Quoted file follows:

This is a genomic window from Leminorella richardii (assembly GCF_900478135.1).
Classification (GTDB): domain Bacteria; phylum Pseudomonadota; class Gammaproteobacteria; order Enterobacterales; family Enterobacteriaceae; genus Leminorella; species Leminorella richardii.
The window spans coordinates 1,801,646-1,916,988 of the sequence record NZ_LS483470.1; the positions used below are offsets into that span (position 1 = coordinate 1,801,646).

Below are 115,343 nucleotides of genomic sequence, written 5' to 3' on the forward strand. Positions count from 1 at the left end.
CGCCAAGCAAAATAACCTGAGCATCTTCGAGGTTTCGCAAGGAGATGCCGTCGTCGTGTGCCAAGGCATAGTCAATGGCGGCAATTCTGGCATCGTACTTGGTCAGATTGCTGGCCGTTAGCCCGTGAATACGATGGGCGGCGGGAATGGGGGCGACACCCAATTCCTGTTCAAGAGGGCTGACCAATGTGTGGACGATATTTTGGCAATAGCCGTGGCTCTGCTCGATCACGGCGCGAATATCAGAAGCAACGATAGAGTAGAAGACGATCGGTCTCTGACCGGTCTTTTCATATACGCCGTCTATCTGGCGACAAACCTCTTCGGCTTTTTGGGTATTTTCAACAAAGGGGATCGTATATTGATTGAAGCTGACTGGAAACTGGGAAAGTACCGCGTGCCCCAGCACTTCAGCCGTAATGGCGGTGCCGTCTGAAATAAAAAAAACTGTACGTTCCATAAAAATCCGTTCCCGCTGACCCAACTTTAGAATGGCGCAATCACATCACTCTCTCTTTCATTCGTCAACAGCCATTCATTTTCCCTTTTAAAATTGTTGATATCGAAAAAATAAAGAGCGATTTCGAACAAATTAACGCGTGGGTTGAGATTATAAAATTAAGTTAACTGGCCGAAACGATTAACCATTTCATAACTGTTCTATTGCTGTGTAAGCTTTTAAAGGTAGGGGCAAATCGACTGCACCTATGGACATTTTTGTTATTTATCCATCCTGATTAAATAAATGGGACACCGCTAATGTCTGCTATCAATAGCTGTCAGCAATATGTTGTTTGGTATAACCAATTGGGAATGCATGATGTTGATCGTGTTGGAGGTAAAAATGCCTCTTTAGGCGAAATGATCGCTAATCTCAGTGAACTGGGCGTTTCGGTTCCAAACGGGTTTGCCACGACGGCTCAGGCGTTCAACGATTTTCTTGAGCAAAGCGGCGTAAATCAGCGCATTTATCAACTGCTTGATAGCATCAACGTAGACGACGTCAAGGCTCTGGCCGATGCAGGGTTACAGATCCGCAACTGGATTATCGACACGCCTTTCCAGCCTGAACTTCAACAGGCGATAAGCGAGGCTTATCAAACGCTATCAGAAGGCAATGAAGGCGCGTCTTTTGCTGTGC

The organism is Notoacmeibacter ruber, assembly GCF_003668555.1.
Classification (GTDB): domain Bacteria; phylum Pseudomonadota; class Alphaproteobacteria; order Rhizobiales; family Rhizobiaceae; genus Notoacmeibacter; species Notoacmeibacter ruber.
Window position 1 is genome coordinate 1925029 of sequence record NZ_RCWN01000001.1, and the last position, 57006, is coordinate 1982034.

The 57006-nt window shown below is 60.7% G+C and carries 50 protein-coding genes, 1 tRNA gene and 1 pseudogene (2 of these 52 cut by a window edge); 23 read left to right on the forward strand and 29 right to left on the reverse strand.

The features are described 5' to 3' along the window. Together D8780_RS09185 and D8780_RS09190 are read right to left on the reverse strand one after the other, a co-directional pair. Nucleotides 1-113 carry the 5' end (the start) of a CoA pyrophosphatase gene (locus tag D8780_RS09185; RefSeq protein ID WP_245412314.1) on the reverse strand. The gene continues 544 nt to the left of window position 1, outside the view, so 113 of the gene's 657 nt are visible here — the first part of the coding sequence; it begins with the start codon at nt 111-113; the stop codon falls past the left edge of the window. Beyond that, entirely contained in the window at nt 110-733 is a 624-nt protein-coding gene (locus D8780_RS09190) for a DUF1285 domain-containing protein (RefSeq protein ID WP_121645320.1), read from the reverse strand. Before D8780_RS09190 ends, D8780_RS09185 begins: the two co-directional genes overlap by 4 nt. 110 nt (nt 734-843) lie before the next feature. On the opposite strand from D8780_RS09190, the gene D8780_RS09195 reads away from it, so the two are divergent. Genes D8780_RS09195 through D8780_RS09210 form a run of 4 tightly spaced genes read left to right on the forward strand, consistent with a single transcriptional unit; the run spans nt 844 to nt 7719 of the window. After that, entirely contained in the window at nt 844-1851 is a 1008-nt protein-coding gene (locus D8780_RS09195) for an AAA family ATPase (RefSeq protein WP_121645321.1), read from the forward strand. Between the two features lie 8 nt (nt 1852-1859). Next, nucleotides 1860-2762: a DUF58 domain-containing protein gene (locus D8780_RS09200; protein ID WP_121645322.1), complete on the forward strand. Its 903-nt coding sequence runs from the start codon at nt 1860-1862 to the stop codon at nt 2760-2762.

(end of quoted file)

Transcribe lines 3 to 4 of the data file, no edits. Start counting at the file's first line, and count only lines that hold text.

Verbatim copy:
The window spans coordinates 1,801,646-1,916,988 of the sequence record NZ_LS483470.1; the positions used below are offsets into that span (position 1 = coordinate 1,801,646).

Below are 115,343 nucleotides of genomic sequence, written 5' to 3' on the forward strand. Positions count from 1 at the left end.